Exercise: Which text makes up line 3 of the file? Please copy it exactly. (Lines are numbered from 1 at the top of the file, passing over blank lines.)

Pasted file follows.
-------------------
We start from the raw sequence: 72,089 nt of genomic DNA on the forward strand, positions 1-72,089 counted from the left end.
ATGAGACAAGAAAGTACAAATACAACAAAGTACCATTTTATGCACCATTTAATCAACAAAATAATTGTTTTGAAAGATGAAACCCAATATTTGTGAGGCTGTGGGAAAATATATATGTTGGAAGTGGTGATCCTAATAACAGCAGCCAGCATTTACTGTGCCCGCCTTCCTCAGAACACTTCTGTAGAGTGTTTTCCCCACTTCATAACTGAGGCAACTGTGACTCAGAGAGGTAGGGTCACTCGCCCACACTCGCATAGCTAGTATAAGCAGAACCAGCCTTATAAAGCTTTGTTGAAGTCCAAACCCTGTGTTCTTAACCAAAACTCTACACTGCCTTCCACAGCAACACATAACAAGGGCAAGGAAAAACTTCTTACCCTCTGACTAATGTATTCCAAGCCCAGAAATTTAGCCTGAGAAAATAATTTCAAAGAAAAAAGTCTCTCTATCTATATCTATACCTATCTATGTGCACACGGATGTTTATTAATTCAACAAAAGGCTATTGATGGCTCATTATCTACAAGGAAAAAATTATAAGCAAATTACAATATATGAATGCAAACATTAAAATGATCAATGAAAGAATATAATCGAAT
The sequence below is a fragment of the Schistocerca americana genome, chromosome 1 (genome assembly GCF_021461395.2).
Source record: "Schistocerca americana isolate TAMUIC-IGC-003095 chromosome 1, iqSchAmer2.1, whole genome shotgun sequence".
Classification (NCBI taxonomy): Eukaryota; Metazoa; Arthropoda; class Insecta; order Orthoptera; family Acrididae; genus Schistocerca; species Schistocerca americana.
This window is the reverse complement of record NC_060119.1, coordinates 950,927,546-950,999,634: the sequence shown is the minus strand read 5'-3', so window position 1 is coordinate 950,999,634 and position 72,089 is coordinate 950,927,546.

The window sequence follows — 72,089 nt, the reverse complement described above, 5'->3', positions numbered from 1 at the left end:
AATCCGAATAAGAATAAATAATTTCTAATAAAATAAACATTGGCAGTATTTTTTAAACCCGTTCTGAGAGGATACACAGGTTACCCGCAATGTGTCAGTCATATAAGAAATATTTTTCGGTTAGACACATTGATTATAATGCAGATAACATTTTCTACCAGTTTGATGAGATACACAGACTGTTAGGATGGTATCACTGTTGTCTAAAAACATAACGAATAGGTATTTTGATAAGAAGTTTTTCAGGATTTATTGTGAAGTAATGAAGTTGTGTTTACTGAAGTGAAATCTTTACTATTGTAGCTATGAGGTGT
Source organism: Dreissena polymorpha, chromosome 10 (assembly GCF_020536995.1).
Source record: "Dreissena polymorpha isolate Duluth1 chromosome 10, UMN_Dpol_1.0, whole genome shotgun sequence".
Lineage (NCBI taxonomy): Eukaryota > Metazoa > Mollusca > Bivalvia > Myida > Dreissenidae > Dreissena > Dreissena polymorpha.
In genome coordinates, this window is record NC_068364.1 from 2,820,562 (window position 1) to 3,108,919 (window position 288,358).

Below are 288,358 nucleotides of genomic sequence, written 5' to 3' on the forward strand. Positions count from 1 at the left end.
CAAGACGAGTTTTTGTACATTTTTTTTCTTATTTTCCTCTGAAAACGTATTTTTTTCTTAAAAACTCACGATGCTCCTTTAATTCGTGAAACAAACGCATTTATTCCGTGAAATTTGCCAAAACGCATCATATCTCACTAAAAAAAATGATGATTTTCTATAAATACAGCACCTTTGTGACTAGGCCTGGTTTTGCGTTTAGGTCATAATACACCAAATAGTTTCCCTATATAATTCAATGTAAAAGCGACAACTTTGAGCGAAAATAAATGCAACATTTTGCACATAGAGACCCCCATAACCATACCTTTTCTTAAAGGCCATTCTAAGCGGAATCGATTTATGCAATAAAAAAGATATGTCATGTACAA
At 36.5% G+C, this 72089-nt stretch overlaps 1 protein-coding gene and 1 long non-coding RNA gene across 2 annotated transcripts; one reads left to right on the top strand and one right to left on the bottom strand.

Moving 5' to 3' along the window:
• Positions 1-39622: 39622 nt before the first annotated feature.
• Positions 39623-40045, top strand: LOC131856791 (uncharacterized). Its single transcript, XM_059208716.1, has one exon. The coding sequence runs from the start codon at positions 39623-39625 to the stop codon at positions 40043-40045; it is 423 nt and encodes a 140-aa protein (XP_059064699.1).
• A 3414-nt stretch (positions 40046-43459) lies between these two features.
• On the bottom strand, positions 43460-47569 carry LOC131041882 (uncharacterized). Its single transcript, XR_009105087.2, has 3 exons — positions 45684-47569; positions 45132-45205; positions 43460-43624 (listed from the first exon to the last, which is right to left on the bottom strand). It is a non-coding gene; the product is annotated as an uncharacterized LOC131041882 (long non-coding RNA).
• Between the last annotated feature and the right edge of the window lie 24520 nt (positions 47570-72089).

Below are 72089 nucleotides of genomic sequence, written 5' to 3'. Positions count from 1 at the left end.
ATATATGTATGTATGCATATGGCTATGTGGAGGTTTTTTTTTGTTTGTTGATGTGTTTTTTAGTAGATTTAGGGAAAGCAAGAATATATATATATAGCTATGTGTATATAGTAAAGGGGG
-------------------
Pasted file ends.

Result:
The sequence below is a fragment of the Schistocerca americana genome, chromosome 1 (genome assembly GCF_021461395.2).